After graduating with a double first from Cambridge, Henry could have chosen any career he wished, including that of a professional pianist. However, perhaps in deference to his late brother followed him into the Welsh Guards and served at Gibraltar. In May 1940, the Welsh Guards, in a crumbling Europe were posted to the Netherlands in order to hold the road between the Hague and the Hook before the blitzkrieg of Hitler. In doing so, they rescued the Royal Dutch gold. Later, the Guards were sent as the rear-guard at Boulogne to fight to the end to stop the Germans reaching the main British force at Dunkirk. On the 25th of May, Henry was captured by the Germans and sent to an Officers POW camp at Warburg. He then played a notable part in a break out from the prison when, 50 prisoners scaled the wire following the fusing of the camp’s lights and escaped into the darkness in teams of three in August 1942. Remarkably, Henry was only one of three who managed to make their way back to Gibraltar and home via an underground network of resistance fighters. Remarkably, the driver who met Henry Coombe Tennant to drive him was none other than a certain Princess Elizabeth, where he was entertained at Sandringham.
This was not the end of Henry’s military service, since he volunteered for the SOE (fore runner of today’s SAS) commando and became a member of an elite within an elite – the Jedburgh team. In 1944, in extreme weather he parachuted into the Ardennes in order to link with the resistance. This proved to be less successful, though there were several skirmishes with the Germans. He later re-joined the Welsh Guards and was involved in an attempted attack at Colditz. Following the war, he was posted to Palestine, helped in the formation of NATO and went to the Hague. He later joined MI6 where he worked with the traitor Kim Philby and ended his work with a deployment to Baghdad.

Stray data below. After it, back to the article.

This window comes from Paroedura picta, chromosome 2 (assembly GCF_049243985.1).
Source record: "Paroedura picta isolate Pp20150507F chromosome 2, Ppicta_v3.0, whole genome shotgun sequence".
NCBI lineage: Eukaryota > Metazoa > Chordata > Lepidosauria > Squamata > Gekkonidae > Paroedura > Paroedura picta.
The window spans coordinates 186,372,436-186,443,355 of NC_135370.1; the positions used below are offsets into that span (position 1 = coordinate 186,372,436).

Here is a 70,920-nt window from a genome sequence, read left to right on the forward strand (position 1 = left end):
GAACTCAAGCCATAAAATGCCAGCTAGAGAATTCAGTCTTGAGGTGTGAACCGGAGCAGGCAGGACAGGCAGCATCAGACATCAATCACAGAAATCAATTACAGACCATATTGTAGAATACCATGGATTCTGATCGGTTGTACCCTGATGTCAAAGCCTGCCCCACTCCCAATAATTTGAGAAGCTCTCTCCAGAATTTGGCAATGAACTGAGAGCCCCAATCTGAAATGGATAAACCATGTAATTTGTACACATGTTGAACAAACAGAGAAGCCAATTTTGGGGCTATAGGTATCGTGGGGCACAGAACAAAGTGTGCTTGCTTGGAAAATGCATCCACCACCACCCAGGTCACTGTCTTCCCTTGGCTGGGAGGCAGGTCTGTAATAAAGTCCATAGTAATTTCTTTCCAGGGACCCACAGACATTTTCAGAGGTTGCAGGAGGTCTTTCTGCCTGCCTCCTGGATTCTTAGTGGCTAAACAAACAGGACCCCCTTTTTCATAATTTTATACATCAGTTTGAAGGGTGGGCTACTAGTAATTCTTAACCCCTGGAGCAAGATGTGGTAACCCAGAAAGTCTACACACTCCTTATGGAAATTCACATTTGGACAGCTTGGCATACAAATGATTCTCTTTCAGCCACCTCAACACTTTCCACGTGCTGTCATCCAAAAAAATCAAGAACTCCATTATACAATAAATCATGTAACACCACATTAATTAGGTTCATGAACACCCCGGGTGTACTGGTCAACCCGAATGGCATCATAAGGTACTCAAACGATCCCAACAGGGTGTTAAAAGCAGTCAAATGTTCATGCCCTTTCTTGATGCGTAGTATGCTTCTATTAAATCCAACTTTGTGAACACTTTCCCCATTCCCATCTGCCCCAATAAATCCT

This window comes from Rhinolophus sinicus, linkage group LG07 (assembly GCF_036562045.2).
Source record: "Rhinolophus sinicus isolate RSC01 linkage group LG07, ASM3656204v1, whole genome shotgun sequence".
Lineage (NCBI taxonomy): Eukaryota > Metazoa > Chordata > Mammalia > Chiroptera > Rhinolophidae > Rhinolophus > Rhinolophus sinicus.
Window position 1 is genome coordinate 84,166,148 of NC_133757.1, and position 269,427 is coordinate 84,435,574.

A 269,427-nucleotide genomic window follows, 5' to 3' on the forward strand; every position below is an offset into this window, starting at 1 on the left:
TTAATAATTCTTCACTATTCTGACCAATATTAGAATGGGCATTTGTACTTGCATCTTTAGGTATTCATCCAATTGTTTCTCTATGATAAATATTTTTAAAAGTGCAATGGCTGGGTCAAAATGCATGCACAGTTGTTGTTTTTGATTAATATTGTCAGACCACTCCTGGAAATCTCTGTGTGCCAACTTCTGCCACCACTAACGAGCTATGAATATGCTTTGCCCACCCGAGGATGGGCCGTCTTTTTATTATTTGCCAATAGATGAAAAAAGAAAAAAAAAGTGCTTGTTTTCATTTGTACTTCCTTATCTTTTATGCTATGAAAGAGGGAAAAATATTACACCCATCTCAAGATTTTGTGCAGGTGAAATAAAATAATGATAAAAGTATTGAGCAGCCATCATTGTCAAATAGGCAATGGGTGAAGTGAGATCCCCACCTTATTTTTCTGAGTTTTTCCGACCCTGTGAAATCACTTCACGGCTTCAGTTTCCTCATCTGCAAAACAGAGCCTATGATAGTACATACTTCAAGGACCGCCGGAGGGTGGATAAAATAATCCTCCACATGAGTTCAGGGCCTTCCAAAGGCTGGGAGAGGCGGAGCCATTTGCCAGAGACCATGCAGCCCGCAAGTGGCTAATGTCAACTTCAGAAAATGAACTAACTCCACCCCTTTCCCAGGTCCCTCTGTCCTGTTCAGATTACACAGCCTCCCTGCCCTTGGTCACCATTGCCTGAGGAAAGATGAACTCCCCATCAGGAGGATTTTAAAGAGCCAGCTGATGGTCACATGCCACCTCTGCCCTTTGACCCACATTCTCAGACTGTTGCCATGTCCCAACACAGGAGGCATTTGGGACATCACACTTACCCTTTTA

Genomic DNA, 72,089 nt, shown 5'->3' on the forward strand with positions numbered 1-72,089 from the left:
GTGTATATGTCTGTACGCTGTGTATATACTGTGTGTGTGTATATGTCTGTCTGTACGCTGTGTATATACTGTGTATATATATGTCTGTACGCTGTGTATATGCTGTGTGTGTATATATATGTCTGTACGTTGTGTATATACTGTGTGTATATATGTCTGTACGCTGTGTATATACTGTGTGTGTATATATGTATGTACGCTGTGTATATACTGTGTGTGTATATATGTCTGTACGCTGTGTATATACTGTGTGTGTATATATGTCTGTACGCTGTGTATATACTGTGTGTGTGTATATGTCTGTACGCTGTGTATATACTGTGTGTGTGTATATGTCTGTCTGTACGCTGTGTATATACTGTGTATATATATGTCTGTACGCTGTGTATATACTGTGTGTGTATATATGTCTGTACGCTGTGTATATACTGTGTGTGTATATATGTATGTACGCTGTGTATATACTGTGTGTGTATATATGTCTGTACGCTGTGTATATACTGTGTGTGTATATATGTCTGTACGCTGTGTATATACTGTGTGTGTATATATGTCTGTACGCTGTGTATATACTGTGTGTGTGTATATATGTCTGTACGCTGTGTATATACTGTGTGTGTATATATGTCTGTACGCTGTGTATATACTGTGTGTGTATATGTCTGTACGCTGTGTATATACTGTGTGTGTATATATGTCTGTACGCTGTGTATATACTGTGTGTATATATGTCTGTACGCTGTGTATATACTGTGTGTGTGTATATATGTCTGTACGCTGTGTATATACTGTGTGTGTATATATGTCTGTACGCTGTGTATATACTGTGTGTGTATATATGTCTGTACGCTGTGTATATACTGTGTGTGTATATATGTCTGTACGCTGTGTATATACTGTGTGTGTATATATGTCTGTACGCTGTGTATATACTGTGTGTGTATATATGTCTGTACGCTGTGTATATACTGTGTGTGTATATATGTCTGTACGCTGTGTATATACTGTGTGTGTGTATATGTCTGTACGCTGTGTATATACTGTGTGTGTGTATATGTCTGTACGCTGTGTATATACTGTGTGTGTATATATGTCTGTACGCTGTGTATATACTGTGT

Remarkably, after such a full action packed life, Henry underwent a religious conversion and reverted to researching the spiritualism of his now dead mother. He finished his life as a monk, dying in 1989 – what a life!!
Mr Trefor Jones, thanked Mr Lewis for a very memorable talk which had indeed been a mystery to him until the meeting.
http://resolvendistrictnews.co.uk/wp-content/uploads/2017/10/logo-1-300x41.png00Ed1http://resolvendistrictnews.co.uk/wp-content/uploads/2017/10/logo-1-300x41.pngEd12019-04-10 10:08:372019-04-16 09:22:55Resolfen History Society April Report